ImageThe UK government has come up with plans in response to the Leveson Inquiry that have serious implications for all bloggers, particularly those without any training in the laws of libel.

The plans unveiled by Culture Secretary Maria Miller involve establishing a Royal Charter to approve a new watchdog system – the newspaper and magazine industry will set up a regulator to give victims of press intrusion a quick and inexpensive way of getting compensation.

Publishers who sign up face fines of up to £1 million ($quitealot) if they breach the rules. However, the papers also add that ‘under Tory proposals those who fail to sign up – including bloggers and those who publish news online – could face far larger exemplary damages’. 

It is not at all clear how bloggers would be expected to ‘sign up’ to this scheme, or indeed what sort of blogger would fall under the scheme’s remit. The article gives no indication of whether ‘amateur’ blogging by non-professionals (i.e., not journalists) would be covered, or indeed whether blogs by journalists that do not cover their specialist subject (such as my musings on life, the universe and everything) would fall under the scope of the regulator. 

Since the ‘exemplary’ damages are ‘far in excess’ of £1 million, this is something that needs to be clarified urgently. Blogs are frequently speculative, sometimes scandalous – it is in the nature of the beast to be freer and less demanding of proof than newspaper or magazine journalism. On the internet, one can find names that cannot be published in ‘proper’ periodicals – footballers and actors that have taken out superinjunctions, for instance, to prevent the public knowing about (sometimes literally) their affairs.

There are several reasons why the press holds back in such cases – one may be that the allegations are not sufficiently proved, leaving the paper open to being sued for libel. In the case of breaching a superinjunction, there is also the danger of being found to be in contempt of court.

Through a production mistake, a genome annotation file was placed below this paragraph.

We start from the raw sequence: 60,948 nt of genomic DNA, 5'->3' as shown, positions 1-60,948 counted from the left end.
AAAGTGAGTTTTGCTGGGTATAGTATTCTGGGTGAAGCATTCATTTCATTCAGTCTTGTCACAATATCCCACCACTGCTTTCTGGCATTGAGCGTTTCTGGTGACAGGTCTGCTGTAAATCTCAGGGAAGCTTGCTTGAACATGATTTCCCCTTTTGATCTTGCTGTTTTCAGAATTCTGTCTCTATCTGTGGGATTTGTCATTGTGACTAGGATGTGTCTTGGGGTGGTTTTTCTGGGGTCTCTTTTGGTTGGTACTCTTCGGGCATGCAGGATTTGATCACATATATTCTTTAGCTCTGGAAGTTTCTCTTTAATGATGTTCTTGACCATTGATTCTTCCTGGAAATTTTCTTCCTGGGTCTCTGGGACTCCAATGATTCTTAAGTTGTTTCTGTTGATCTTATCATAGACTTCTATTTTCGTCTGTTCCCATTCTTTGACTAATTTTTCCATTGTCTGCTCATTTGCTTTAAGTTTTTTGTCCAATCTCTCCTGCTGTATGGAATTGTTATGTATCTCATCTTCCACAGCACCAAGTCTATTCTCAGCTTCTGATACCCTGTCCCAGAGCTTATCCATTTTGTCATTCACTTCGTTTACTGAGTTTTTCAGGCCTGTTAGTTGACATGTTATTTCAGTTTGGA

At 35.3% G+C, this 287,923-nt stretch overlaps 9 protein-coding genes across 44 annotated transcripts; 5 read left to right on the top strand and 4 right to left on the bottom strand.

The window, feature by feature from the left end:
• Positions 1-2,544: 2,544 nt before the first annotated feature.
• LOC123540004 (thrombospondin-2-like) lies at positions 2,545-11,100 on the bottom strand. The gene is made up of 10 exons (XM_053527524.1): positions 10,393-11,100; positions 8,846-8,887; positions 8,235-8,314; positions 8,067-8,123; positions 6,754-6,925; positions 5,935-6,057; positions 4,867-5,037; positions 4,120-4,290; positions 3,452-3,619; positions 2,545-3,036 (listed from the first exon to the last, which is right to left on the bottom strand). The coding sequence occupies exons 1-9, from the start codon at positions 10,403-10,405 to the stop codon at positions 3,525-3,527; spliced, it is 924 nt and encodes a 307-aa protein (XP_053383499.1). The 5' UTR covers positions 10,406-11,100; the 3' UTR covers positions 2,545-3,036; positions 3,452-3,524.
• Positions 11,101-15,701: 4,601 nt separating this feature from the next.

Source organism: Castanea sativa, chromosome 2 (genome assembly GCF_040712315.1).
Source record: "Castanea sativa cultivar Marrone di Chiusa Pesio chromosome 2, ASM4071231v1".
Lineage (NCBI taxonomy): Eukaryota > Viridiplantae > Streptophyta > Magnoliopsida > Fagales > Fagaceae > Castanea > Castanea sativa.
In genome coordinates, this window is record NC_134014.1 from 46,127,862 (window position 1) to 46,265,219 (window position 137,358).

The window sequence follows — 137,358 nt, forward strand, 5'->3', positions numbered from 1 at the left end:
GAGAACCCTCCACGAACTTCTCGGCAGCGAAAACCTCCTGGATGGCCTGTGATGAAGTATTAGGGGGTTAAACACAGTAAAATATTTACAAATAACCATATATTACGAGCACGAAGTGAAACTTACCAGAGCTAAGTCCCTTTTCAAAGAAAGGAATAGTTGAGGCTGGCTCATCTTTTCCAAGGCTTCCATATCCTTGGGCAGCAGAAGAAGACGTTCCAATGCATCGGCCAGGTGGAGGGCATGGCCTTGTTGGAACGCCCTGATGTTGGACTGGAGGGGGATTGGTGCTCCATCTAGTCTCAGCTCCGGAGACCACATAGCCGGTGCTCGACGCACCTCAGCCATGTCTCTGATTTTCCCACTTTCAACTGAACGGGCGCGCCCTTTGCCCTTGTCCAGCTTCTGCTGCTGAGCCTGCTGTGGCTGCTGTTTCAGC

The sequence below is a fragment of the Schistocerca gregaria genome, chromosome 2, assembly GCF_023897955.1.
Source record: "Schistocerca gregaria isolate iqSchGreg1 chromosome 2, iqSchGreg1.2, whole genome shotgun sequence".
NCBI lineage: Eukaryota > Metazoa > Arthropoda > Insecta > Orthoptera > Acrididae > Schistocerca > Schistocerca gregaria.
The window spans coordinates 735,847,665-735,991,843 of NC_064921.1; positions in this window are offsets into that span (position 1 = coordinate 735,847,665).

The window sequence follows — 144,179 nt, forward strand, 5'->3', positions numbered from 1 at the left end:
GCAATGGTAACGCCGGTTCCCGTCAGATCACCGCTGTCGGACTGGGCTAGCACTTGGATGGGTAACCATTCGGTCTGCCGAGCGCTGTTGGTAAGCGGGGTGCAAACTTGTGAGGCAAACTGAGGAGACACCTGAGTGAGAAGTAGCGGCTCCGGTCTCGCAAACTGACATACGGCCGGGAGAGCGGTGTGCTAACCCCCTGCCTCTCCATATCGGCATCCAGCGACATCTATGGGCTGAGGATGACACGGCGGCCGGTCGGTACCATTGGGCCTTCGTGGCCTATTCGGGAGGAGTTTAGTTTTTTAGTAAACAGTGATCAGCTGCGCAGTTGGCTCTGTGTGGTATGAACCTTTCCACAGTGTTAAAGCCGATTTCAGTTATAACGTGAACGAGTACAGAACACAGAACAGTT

Amateur bloggers have by and large happily fallen outside the dramas that have befallen their big brothers in the mainstream press. What this new move suggests is that in future they may not. People should already know that online, spur-of-the-moment writing can cause the writer problems – there have been a handful of court cases already about ill-thought tweets and Facebook comments. I remember one man being taken to court for a comment threatening to blow up an airport, for instance, and another for writing in his Facebook status that people should converge in a particular town and start a riot.

The writers of these comments were almost certainly being facetious, but it is well worth remembering that when you write on your blog, or Facebook page – or when you tweet – your words are effectively there to be seen by the entire online world. If you say something about a person or an organisation that you cannot prove is true – and they have the money to go to court to prove that what you say is untrue – then it is already the case that you could be sued for a large sum of money.

The new regulations look, on the face of it, to extend this beyond libel into ‘intrusion’ which could be taken as comment on the private (rather than public) life of any public figure. Presumably comment on their public life will still be permissible! And the damages payments could be cripplingly high, unless there is some simple way in which any person with a blog can sign up to the ‘good behaviour’ requirements.

Are most bloggers insured for libel damages? I doubt it. Will bloggers feel motivated to get more comprehensive insurance to cover the new potential fines? That would seem like an even more remote possibility. 

What is certain is that bloggers should be aware that the net is tightening around all public utterances, not just those made by the Press (however you may define that body). Bloggers may even find they have to police comments on their blogs, in case those turn out to be libellous, or intrusive. For popular bloggers, that could be a time-consuming and perplexing task. Is this the end of freedom of speech on the web? It is hard to say how this will work out in the end – exactly how draconian the system will be. But it looks very much like the era of carefree comment is coming to an abrupt end.